January 08, 2003

Interviewing bloggers

Bloggers are discombobulating the journalists who interview them by doing things like posting the entire transcripts of the interviews on their own blogs, according to this article. The article doesn't say this trend is a bad thing, but it must be unnerving to see that your carefully culled and pruned and edited article has a big sprawling, messy echo available somewhere. It must seem to traditional journalists kind of like an actor getting his hands on the entire uncut reel of the movie he was in and giving it to all his friends. (Via Instapundit.)

Posted by Andrea Harris at January 8, 2003 10:42 AM

Good grief! Why didn't I think of that during the Orlando Sentinel fiasco? I'm such a newbie.

Posted by: Solonor at January 8, 2003 at 11:04 AM

That's the greatest thing I've ever seen. Someone needs to do that to Michael Moore.

Or just put a bullet in his fat, lying head.

Posted by: Steve H. at January 8, 2003 at 11:47 AM

I'm the subject of the AJR story -- and not only am I a blogger, I'm a journalist, too. (Features producer of projo.com.)

And the original transcript I posted on my blog was after being interviewed by David Gallagher for the New York Times -- and Gallagher's a blogger, too!

We were all cool with it -- it's the people reading the print magazine who may be boggled.

Posted by: Sheila Lennon at January 8, 2003 at 02:31 PM

I am a journalist. If the person who posted their interview put in a straight transcript I would have no problem. If they included uhs and ums it could be a tad embarrassing.

But bloggers - I am also one - are not always known to tell it straight. Their mischaracterizations could spread quickly. People would say the same of journalists too, of course.

The original Editor and Publisher article wherever I read it, was completely arrogant.

Overall, it's a good thing IF, and it's a big IF, people recognize the source and it improves the view of journalism.
The thing that puzzled me about this is the nature of handing over the interview, what appeared to be a transcript or the tape.
That tape would not leave my hands and I would not feel comfortable providing a copy until a few days after the article was published.

If it was an ongoing story I would not. If it was a hard news story I would not.

There have to be absolute rules on treating all sources as the same otherwise when it matters and the lawyers and the police come a-knocking, sources are not protected.

That's it for now.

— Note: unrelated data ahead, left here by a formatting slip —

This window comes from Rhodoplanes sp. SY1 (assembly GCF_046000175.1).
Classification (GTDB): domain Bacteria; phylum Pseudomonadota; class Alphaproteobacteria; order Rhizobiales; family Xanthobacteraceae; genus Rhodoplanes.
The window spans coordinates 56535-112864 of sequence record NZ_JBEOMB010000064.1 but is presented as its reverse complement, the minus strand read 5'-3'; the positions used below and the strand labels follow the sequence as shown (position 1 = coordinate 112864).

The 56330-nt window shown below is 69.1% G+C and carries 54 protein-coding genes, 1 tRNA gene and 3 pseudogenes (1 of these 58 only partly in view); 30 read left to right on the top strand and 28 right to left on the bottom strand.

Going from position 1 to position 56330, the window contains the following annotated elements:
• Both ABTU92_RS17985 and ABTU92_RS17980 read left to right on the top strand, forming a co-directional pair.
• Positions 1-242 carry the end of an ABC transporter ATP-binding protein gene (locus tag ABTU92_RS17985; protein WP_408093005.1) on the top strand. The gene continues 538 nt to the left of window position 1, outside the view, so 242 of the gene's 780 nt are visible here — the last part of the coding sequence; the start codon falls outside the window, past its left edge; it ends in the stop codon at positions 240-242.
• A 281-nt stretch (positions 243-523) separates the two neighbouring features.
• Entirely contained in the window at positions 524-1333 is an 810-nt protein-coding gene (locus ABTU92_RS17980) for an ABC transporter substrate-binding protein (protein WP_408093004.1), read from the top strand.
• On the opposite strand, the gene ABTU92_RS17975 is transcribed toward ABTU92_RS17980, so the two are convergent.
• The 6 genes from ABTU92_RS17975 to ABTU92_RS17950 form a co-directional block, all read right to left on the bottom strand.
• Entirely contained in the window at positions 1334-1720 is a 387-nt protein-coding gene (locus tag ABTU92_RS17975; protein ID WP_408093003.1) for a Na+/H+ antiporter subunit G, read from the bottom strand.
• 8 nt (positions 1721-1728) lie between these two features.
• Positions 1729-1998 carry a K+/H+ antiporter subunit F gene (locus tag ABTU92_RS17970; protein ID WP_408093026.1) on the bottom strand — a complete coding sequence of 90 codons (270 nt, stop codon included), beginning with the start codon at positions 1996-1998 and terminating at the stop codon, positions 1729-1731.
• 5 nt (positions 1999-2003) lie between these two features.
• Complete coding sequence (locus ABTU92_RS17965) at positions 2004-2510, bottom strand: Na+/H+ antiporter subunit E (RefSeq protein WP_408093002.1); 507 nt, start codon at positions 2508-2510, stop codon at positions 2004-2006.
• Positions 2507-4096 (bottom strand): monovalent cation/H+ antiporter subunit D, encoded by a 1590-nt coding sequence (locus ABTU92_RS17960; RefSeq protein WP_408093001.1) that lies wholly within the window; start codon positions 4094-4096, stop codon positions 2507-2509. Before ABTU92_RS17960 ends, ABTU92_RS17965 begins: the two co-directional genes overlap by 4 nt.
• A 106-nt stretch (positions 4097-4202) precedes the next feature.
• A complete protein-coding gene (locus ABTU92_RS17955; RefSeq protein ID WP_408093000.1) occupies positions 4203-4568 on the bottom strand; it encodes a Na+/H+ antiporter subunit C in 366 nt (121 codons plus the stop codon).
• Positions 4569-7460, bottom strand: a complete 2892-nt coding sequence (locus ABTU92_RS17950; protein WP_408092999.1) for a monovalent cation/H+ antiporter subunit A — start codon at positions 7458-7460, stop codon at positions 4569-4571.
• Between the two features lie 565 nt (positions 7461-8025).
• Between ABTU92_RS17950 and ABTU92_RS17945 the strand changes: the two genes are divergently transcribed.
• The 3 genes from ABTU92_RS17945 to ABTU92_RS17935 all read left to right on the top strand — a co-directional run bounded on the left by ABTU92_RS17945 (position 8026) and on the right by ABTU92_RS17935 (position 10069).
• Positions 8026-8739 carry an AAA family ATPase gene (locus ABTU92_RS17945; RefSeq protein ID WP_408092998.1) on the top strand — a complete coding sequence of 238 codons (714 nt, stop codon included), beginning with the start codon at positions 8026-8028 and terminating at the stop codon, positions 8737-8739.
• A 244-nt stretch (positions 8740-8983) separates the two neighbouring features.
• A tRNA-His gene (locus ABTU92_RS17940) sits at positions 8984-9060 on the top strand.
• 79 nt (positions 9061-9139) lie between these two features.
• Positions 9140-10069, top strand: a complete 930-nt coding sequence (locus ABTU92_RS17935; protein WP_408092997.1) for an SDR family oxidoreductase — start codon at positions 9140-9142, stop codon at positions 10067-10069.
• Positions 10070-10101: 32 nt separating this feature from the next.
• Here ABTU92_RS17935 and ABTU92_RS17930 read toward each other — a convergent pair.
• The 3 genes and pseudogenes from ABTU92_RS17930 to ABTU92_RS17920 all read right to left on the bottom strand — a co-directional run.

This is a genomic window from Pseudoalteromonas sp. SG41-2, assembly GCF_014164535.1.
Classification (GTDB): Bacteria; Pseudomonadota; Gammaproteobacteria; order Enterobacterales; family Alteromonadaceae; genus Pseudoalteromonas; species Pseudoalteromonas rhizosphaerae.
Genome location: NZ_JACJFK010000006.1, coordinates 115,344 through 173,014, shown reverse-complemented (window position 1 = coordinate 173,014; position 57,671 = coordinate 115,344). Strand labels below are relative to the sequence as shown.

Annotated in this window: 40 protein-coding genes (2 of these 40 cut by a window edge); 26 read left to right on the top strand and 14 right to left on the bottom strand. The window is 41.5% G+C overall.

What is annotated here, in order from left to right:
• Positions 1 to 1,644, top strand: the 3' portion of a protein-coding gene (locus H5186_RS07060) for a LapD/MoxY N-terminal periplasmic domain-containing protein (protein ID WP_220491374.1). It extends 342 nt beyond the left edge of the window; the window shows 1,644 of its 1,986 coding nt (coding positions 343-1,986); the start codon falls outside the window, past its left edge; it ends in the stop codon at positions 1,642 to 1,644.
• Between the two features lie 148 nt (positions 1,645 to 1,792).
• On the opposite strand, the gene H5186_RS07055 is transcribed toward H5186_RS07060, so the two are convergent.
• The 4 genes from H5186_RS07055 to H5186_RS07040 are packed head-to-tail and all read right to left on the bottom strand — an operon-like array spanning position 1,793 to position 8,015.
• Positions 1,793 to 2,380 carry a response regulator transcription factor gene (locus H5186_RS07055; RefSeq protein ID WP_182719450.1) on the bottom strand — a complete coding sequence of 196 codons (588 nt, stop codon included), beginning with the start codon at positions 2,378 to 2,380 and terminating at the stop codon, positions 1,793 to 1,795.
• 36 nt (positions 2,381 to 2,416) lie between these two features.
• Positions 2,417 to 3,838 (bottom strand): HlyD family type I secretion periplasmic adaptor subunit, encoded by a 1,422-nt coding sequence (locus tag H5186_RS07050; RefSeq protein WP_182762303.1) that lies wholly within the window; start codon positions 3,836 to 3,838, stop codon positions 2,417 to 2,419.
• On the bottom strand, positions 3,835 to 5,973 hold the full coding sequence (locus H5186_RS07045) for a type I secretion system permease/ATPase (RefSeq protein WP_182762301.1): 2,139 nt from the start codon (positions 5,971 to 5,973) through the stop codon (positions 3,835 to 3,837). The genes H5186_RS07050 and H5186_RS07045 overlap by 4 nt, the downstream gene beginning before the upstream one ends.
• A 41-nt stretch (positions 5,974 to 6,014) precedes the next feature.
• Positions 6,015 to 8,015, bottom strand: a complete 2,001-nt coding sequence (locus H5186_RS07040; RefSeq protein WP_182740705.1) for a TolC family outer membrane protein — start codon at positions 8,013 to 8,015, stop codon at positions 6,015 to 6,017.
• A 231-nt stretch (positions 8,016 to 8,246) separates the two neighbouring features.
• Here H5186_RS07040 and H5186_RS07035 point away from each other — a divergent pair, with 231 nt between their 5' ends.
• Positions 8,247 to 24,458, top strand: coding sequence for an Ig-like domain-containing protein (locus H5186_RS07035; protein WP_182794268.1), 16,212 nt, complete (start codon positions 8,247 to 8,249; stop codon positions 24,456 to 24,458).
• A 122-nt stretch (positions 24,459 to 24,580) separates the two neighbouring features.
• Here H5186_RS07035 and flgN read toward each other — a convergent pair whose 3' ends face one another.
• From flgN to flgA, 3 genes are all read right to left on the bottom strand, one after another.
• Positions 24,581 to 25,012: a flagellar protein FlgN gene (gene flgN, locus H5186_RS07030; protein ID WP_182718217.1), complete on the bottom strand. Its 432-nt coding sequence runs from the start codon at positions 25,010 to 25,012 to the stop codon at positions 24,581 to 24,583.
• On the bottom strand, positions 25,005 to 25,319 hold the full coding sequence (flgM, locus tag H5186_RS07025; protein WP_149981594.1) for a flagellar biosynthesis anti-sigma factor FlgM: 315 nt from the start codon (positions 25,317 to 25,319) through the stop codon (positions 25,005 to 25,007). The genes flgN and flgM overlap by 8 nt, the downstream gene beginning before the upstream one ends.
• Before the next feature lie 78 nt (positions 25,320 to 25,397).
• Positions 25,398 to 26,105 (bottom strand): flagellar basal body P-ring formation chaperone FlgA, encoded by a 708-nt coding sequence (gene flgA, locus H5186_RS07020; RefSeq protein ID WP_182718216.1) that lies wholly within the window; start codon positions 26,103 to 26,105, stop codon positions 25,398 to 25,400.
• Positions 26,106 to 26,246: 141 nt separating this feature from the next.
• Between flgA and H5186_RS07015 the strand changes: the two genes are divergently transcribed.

Posted by: Temple at January 8, 2003 at 02:46 PM

addendum - I e-mailed Ms. Lennon and added the following thought to my above comment. If I was writing a story about blogging I would do whatever I could to present it with as much bells and whistles as possibles on the news outlet's Web site. It's called taking advantage of the medium and should be done with more stories.

Posted by: Temple at January 8, 2003 at 02:59 PM

Temple - >>There have to be absolute rules on treating all sources as the same otherwise when it matters and the lawyers and the police come a-knocking, sources are not protected.

Posted by: Mitch Wagner at January 8, 2003 at 08:54 PM

Temple - Actually, I think I misread your post. What did you mean to say there?

Posted by: Mitch Wagner at January 9, 2003 at 04:49 AM

After an ugly experience with the Asian WSJ, I started recording all my interviews, and making no secret of it.
Two things happened in rapid succession--I was no longer misquoted; and the number of interviews I was asked to do dropped off to nearly zero within a few months as "word got around" the media rolodexes.

Posted by: Toren at January 9, 2003 at 10:56 PM

Hell hath no fury like a journalist found out.

Posted by: Andrea Harris at January 12, 2003 at 04:55 PM

As a journalist myself, I've never encountered a grapevine where journalists swap information about sources who -- horror of horrors! -- insist on being quoted accurately.

I don't know Toren, don't know why he was at one time in demand as an interview subject, so I offer two possible alternative theories:

1) Expert sources and talking heads will frequently go through a short period of intensely being quoted about a particular subject, and then they'll lose their luster. The subject in question drops out of the headlines. Editors start saying to reporters, "Crimony, are we quoting him AGAIN?! Find somebody else!"

2) Toren may have been a difficult interview. He may have been a pain in the neck as an interview subject. I don't mean this one as a flame, because, like I said, I don't know Toren from Adam.

I've rarely encountered sources who insist on taping interviews; I don't have a problem with it when they do. I interviewed George Carlin twice in the 80s; both times he insisted that I tape the interview. I've never encountered that before or since.

Posted by: Mitch Wagner at January 12, 2003 at 05:13 PM